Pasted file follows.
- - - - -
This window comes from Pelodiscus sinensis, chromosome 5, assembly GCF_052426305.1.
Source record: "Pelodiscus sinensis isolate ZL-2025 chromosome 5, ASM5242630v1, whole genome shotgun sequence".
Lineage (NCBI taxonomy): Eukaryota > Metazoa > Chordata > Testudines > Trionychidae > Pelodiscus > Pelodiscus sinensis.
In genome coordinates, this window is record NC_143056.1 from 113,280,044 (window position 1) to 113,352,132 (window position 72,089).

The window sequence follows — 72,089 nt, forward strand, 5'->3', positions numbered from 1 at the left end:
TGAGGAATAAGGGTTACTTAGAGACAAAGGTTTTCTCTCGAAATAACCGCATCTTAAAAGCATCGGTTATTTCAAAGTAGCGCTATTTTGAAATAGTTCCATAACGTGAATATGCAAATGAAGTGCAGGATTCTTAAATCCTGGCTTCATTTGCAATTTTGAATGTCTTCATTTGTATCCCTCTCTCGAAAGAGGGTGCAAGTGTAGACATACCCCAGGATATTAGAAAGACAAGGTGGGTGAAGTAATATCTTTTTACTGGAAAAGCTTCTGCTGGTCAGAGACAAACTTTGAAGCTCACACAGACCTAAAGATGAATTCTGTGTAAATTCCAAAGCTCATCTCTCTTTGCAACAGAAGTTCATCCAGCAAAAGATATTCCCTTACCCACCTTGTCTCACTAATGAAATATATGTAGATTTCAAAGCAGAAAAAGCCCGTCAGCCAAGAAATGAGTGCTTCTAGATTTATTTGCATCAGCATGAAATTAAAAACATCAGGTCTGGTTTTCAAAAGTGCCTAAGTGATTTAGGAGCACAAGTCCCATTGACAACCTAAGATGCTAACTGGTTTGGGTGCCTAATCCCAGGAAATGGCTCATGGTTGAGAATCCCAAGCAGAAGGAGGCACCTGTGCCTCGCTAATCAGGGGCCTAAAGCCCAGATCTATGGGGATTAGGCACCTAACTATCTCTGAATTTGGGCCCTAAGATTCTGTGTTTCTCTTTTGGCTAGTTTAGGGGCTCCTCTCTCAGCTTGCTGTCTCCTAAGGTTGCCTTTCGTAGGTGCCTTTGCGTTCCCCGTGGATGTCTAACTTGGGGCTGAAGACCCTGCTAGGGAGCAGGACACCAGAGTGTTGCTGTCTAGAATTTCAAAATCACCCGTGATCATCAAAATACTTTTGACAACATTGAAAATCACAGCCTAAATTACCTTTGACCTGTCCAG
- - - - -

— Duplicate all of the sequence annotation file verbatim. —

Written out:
This window comes from Pelodiscus sinensis, chromosome 5, assembly GCF_052426305.1.
Source record: "Pelodiscus sinensis isolate ZL-2025 chromosome 5, ASM5242630v1, whole genome shotgun sequence".
Lineage (NCBI taxonomy): Eukaryota > Metazoa > Chordata > Testudines > Trionychidae > Pelodiscus > Pelodiscus sinensis.
In genome coordinates, this window is record NC_143056.1 from 113,280,044 (window position 1) to 113,352,132 (window position 72,089).

The window sequence follows — 72,089 nt, forward strand, 5'->3', positions numbered from 1 at the left end:
TGAGGAATAAGGGTTACTTAGAGACAAAGGTTTTCTCTCGAAATAACCGCATCTTAAAAGCATCGGTTATTTCAAAGTAGCGCTATTTTGAAATAGTTCCATAACGTGAATATGCAAATGAAGTGCAGGATTCTTAAATCCTGGCTTCATTTGCAATTTTGAATGTCTTCATTTGTATCCCTCTCTCGAAAGAGGGTGCAAGTGTAGACATACCCCAGGATATTAGAAAGACAAGGTGGGTGAAGTAATATCTTTTTACTGGAAAAGCTTCTGCTGGTCAGAGACAAACTTTGAAGCTCACACAGACCTAAAGATGAATTCTGTGTAAATTCCAAAGCTCATCTCTCTTTGCAACAGAAGTTCATCCAGCAAAAGATATTCCCTTACCCACCTTGTCTCACTAATGAAATATATGTAGATTTCAAAGCAGAAAAAGCCCGTCAGCCAAGAAATGAGTGCTTCTAGATTTATTTGCATCAGCATGAAATTAAAAACATCAGGTCTGGTTTTCAAAAGTGCCTAAGTGATTTAGGAGCACAAGTCCCATTGACAACCTAAGATGCTAACTGGTTTGGGTGCCTAATCCCAGGAAATGGCTCATGGTTGAGAATCCCAAGCAGAAGGAGGCACCTGTGCCTCGCTAATCAGGGGCCTAAAGCCCAGATCTATGGGGATTAGGCACCTAACTATCTCTGAATTTGGGCCCTAAGATTCTGTGTTTCTCTTTTGGCTAGTTTAGGGGCTCCTCTCTCAGCTTGCTGTCTCCTAAGGTTGCCTTTCGTAGGTGCCTTTGCGTTCCCCGTGGATGTCTAACTTGGGGCTGAAGACCCTGCTAGGGAGCAGGACACCAGAGTGTTGCTGTCTAGAATTTCAAAATCACCCGTGATCATCAAAATACTTTTGACAACATTGAAAATCACAGCCTAAATTACCTTTGACCTGTCCAG